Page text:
Rayelle and Olly Anna are ones to watch — And they’re the same person.

Rewind almost a decade ago and I was meeting Lindsey Ray in my first ever songwriting session in LA. We’d go on to become fast besties– travelling together, collaborating (she co-wrote my favourite single ever, Bound To You) and even playing a few shows. I’ve always known she was a star. Her voice is otherworldly and her writing is even better. She taught me how to write good songs. I’ve watched her write for Mariah and Demi but I always knew she was a star herself.

Lindsey has always bridged genres. She jumped effortlessly from soul to rock to hip hop until she finally landed on all of them simultaneously. Why can’t you have two projects with different genres and different names happening at once? Lindsey can. Rayelle and Olly Anna have only been alive for a few years now and you’ve already heard them all over your TV’s. Samsung, Insecure, Insatiable, Blockers, Kohls. The list goes on. Rayelle is alt/rock/pop and Olly Anna is hip/pop but they have a few things in common: great songs, undeniably solid and swaggy vocals and a message of empowerment a lot of artists (and humans) could probably use right now. You don’t have to choose. You can be it all.



How does it feel to see your songs in massive commercials and trailers all over the world?

L: It feels incredible! It’s a mix of totally surreal (like it’s not actually me that I’m hearing on my tv) and at the same time it feels like this huge wave of validation that all the years of hard work, energy and time invested in believing in myself and my dream hasn’t been in vain. I can’t even count the amount of times I’ve sobbed tears of joy over hearing my songs in ads, trailers, promos, etc. It never gets old and I never ever take it for granted. I know how fortunate I am to be a able to do what I love for a living.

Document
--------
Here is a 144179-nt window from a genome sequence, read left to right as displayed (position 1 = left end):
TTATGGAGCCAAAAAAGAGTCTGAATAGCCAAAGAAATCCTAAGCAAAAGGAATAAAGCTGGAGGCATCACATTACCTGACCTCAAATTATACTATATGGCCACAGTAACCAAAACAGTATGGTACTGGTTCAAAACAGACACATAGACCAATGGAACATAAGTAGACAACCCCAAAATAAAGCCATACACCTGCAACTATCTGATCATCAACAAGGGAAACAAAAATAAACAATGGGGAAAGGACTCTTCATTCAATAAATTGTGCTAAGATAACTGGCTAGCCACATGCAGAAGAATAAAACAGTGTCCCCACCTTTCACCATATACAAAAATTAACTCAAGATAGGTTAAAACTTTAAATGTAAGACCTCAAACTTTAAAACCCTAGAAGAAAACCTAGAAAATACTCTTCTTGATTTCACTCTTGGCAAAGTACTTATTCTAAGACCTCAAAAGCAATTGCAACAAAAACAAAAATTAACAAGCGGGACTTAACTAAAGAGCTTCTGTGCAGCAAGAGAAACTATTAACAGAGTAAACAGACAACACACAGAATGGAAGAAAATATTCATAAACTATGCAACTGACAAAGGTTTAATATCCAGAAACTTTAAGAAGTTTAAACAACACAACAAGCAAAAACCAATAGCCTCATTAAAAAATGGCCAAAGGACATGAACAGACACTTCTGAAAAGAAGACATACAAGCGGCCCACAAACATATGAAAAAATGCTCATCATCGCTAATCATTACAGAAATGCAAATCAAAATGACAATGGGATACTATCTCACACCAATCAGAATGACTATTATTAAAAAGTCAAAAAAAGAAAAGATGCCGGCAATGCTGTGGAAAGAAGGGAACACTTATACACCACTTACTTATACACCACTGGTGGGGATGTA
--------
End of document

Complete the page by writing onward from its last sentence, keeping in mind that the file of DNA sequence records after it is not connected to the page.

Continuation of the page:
Where did Olly Anna and Rayelle come from? 

L: They came from a place inside of me that just wanted to enjoy making music again. It’s so easy to get caught up in what you think is expected of you as a writer/artist in order to fit into the Top 40 pop world and be accepted as “good” by the industry. It can be really soul-sucking. I spent a lot of years putting that kind of pressure on myself and it didn’t serve me well. When I didn’t create from a place of joy, I felt over-worked and uninspired. I spent way too much energy chasing what I thought other people wanted me to be instead of trusting that who I am naturally is enough.

In 2014 I started writing songs with Ben Burgess, my boyfriend at the time. We were both pop writers who had been focused on writing songs for other artists and one day we started playing around in our home studio. The next thing we knew, we had 6 songs that were nothing like what we had been writing to pitch to outside artists. We decided to start a side project called Farmdale (named after the street we lived on at the time) as a way to keep our creative juices flowing. Our songs were fresh and fun and for the first time in a long time, I was excited and inspired!  It’s almost like a switch was flipped in my brain and it unleashed a flood of creativity. From that point on I began solely creating music for the fun of it. It didn’t matter if it sounded like something that would be played on the radio or not. If I heard it in my head, I wanted to record it and let it live. And what I discovered is that I have a LOT of different styles of music in me that I need to give life to. Olly Anna and Rayelle are simply extensions of that initial spark that was lit by Farmdale. They are both equally real versions of who I am as an artist and creator, but if I tried to put all of my music under one artist name, it would be very confusing for a listener and fan because it would be all over the place genre-wise. So instead, I decided to start compartmentalizing my music under separate artist names. And for the record, I don’t think I’m done. I still have other versions of myself that need to be expressed, but for now I’m having fun with Olly Anna and Rayelle and really enjoying digging into those sides of my personality.